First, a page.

- 1 Visiting Iguazu Falls – Facts & Advice for the Brazil and Argentina Side
- 1.0.1 Foz de Igauzu Falls Facts
- 1.0.2 Some Iguazu advice…
- 1.0.3 Top Tips for visiting Iguazu Falls
- 1.0.4 Visiting Iguazu Falls – The Brazilian Side
- 1.0.5 Visiting Iguazu Falls – The Argentina Side
- 1.0.6 Book your Accommodation in Foz de Iguazu here
- 1.0.7 Share this:
- 1.0.8 Like this:
Visiting Iguazu Falls – Facts & Advice for the Brazil and Argentina Side
Foz de Iguazu falls were high on my South America bucket list – heralded as being even more impressive than Victoria falls or Niagra falls! It can be visited from both Brazil and
Argentina sides so I decided to write this guide to visiting Iguazu falls from the Brazil and Argentina side and share some advice and Iguazu falls facts to make your trip there an absolute breeze.
Foz de Igauzu Falls Facts
Foz de Iguazu Falls (also known as Foz de Iguacu or Iguassu falls) is the largest waterfall system in the WORLD and borders both Argentina and Brazil. Iguazu translates to “Big Water” and it’s no surprise why as it spans 2.7 Km and currently stands at 6th place in the world for the greatest annual flow rate with an average of 1746m3/second! Eleanor Roosevelt famously visited and uttered ‘poor Niagra’ which at 165m is a 1/3 shorter. Do you know any Igaucu falls facts? If so tell us in the comments below!
Some Iguazu advice…
It can be visited from both sides, each offering a unique perspective of the stunning natural phenomenon and if you can, I suggest you visit both sides of Iguazu Falls in Brazil and Argentina. A day in each should be sufficient for most people to get a good feel for the area. However, I suggest allowing a few extra days for your visit just in case you are not so lucky with the weather.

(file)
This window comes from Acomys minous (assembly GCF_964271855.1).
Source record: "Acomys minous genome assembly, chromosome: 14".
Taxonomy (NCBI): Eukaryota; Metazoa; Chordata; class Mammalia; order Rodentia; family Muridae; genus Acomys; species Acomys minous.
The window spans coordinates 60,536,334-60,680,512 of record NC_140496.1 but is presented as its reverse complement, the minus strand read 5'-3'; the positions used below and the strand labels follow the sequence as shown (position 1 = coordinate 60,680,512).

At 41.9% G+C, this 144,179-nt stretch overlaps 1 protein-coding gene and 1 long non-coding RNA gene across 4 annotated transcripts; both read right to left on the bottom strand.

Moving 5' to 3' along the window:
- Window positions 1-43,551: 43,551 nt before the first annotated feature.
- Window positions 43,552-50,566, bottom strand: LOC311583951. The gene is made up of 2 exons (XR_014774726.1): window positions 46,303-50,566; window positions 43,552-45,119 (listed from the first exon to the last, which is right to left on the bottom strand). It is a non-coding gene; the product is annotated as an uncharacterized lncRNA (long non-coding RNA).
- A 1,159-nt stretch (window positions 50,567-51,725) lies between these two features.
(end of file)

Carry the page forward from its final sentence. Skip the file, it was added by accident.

I also suggest keeping an eye out for the local wildlife. You may see monitor lizards, monkeys and birds of prey but mostly you will see coati’s – a member of the racoon family. They have absolutely zero fear so don’t be surprised if they strut right up to you and steal the food straight out of your hands! Bags are also not safe around them as they will happily rummage through for food!
Top Tips for visiting Iguazu Falls
- You will get soaked. I mean absolutely drenched. At times it’s like stepping into a power shower! You will need a poncho and a change of clothes. Keep cameras and important possessions inside a dry bag! I just took a waterproof the first day and ended up having to use it to protect my bag and my camera so my outfit got soaked through. Even in Brazil’s tropical heat, I was shivering with the cold! I learnt my lesson in time for the next day packing a change of clothes, dry bag AND a poncho!
- You will be out most of the day so bring plenty of suncream and bug spray if you intend to stay until late afternoon when the mozzies start to make an appearance.
- Keep your eyes peeled for the wildlife and don’t leave food unattended.
- If a coati makes for your food, don’t try to fight it – the coati will win and you may end up injured. Remember they are wild animals and treat them with respect.
- You do not need guides for the park although many will try to persuade you otherwise. If you arrive in a group they may even insist on a guide so I suggest splitting up and arriving in 2’3 and 3’s. The exception to the rule is if you are passing from Brazil to Argentina in a group of more than 8 people – they will only let you through with a guide which is very annoying. Try to travel in smaller groups if you can.
- There aren’t many places to get drinks etc on the way so bring plenty of water with you!
Consider a waterproof camera!
** Pssst, this article may contain affiliate links. If you have no idea what this means, click here and everything will be explained!**
Visiting Iguazu Falls – The Brazilian Side